Trust, but verify.

Ronald Reagan

What is Regression testing?

Regression testing verifies whether a previously developed and tested software system still performs after changes. If the software has bugs unrelated to the recent change, it is said to have regressed. In addition to code modifications, changes that may require regression testing include changes to its configuration, libraries, software, and even electronic elements.

Regression testing can be manual, automated, or a combination of both and consists of running both functional and non-functional tests.

The principal goal of regression testing is to ensure that previously eradicated bugs remain dead in the new build.

Smoke testing and sanity testing are types of regression testing.

Why do Regression Testing?

More often than not, many disparate features share some underlying code. Just looking at the change from an end-user perspective is not sufficient to determine what all is affected. Merely looking at the modified code is also not enough to grasp its effects.

Let's take an example.

Developers slightly changed the layout of the product screen in an e-commerce application.

The testers assumed that this change is unlikely to affect other features like search, product catalog, shopping cart, and billing. They verified that the product page worked correctly for different products on various browsers and devices and gave the green signal for its release.

But there was a problem.

The developer had modified the abbreviate function that abbreviates a long string to shorten its input to 40 characters instead of 80. The product screen worked fine. However, the shopping cart screen also used the same function and would not display some crucial details because of this change. Checkouts dropped by 25%, and the website lost revenue.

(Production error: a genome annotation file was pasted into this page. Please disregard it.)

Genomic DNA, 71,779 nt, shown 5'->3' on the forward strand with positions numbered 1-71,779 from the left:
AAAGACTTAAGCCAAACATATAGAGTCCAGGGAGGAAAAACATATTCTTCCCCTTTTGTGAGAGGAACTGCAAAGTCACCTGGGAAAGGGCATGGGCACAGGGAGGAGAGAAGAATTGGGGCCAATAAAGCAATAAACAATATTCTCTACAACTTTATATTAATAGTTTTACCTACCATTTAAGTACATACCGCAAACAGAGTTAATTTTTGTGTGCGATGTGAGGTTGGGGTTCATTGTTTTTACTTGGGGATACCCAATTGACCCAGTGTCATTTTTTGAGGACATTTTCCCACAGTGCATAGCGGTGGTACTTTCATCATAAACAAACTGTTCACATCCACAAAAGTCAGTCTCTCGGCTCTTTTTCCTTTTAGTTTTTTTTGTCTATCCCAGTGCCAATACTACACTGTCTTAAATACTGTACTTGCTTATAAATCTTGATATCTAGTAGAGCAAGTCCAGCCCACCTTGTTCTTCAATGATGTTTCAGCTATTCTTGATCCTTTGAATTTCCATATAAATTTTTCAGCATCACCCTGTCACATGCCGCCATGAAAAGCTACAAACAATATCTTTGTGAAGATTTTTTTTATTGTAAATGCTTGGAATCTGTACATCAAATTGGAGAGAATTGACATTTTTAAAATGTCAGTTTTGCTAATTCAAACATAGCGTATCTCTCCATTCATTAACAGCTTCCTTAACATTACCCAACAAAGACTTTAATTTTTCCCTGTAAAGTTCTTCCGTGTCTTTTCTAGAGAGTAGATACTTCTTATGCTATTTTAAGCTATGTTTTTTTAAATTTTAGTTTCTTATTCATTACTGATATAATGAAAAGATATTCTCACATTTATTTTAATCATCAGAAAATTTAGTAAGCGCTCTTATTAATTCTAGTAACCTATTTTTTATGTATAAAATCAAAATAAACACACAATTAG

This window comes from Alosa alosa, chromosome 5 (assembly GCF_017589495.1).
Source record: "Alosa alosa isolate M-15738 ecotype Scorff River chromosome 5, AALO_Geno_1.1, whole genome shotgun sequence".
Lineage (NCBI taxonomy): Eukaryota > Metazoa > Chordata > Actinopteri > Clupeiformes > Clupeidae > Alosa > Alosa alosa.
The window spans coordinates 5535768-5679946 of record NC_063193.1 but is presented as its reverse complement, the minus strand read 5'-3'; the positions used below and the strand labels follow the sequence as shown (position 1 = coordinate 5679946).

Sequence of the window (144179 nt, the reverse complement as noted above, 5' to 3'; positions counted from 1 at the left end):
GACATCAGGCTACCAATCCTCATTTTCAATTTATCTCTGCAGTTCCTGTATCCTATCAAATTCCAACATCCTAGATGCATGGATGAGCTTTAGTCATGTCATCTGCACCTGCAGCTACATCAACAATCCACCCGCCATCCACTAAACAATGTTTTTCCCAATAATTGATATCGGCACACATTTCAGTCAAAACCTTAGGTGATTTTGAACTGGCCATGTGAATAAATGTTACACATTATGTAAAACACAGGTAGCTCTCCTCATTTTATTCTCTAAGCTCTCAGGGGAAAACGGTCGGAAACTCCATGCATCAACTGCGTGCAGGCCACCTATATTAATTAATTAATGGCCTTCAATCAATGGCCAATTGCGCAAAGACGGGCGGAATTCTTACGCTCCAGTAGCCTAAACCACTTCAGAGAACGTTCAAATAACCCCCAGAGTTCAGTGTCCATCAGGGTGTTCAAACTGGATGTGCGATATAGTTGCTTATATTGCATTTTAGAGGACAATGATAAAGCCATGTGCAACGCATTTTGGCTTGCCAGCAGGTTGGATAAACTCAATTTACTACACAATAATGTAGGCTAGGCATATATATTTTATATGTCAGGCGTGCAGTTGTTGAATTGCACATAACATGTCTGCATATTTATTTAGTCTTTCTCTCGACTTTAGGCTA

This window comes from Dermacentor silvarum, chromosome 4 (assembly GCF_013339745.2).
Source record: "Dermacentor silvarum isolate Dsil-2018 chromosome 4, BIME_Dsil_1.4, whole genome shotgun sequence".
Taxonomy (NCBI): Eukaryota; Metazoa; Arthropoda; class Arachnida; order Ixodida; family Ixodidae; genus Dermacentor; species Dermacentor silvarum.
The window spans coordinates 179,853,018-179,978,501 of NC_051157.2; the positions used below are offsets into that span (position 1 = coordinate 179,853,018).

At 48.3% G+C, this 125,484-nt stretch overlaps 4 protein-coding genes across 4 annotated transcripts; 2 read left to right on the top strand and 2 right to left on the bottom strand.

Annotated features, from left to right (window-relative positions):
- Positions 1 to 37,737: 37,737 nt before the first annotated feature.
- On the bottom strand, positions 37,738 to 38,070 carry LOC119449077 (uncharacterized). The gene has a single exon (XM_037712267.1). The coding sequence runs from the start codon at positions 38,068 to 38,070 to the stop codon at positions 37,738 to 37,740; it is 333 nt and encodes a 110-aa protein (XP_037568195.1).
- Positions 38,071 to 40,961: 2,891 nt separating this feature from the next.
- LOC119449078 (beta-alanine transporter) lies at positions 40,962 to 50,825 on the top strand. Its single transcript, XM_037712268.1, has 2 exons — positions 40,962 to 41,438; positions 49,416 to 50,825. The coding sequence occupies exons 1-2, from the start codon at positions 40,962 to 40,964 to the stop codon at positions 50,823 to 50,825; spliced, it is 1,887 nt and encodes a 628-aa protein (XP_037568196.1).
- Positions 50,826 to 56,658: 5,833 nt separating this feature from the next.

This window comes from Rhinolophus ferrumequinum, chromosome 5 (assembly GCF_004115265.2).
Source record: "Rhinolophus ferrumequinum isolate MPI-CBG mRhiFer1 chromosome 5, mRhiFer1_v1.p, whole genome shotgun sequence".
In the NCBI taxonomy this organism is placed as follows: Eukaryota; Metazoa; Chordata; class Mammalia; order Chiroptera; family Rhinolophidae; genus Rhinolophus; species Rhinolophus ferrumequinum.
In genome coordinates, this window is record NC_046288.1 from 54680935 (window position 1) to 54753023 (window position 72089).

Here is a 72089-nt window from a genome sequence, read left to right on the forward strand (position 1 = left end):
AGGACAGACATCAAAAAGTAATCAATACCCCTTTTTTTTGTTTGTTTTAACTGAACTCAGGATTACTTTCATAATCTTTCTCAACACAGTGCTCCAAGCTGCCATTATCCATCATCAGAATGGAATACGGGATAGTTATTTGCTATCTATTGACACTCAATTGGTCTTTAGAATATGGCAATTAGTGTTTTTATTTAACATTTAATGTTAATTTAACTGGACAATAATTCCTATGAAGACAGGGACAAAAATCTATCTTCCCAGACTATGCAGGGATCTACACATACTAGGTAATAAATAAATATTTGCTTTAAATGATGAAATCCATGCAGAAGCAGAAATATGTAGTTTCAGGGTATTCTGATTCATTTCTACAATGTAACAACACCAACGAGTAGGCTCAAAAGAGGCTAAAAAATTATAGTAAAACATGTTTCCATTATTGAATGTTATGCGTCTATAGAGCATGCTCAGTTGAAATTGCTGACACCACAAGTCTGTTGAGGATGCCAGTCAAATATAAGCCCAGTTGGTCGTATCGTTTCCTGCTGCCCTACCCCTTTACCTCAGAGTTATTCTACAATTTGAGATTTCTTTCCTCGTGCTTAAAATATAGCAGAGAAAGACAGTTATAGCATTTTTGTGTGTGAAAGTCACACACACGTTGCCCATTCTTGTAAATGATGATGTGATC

Regression testing would have tested the shopping cart screen, and the website could have easily avoided this loss.

Let's take another example that is more subtle and dangerous and highlights the importance of running non-functional tests.

An online bidding company decided to move from a commercial database to a popular, free, open-source database to lower costs.

After development, the QA team thoroughly tested all the features. Everything worked, and the software was released.

The software choked. Users couldn't place bids in time.

The QA team had only run functional tests since they thought performance testing was unnecessary based on the new database's benchmark numbers.

While these benchmark figures were correct, their code was heavily dependent on row locking, which was not the new database's strong point.

They had to revert and were set back by many months.

Selecting Test Cases for Regression Testing

Today, regression testing has become critical as software releases happen frequently, and it is not feasible to test the entire application thoroughly every time. Therefore, it is vital to select regression tests that can be quick to run yet high in coverage.

A good selection in regression testing consists of:

  • Test cases related to recurrent defects
  • Test cases of functionalities that are evident to end-users
  • Test cases of functionalities that have undergone recent changes
  • All integration test cases
  • All complex test cases
  • Boundary value test cases
  • A sample of negative test cases